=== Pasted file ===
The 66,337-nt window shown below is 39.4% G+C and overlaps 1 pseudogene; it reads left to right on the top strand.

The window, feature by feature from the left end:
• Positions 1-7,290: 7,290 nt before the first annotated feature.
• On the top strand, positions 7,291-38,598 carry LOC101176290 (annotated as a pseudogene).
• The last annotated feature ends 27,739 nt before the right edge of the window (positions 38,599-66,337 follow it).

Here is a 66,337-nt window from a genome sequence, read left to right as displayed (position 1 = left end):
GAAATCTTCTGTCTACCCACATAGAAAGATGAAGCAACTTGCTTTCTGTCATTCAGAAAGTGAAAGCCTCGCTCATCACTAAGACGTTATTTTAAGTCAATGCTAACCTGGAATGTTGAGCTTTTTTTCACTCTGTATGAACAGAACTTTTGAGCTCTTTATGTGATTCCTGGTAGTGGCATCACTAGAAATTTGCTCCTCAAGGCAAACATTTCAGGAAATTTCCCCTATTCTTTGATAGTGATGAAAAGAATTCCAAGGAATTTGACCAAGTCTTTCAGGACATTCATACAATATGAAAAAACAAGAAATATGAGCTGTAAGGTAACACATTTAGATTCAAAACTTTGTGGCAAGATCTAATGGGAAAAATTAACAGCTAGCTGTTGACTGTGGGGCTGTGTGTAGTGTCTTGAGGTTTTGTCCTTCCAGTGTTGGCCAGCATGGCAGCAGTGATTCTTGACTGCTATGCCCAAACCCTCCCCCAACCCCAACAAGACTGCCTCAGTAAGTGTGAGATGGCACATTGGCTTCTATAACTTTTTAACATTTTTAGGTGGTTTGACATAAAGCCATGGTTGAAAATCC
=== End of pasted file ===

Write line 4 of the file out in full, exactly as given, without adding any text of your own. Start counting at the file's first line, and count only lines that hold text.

• On the top strand, positions 7,291-38,598 carry LOC101176290 (annotated as a pseudogene).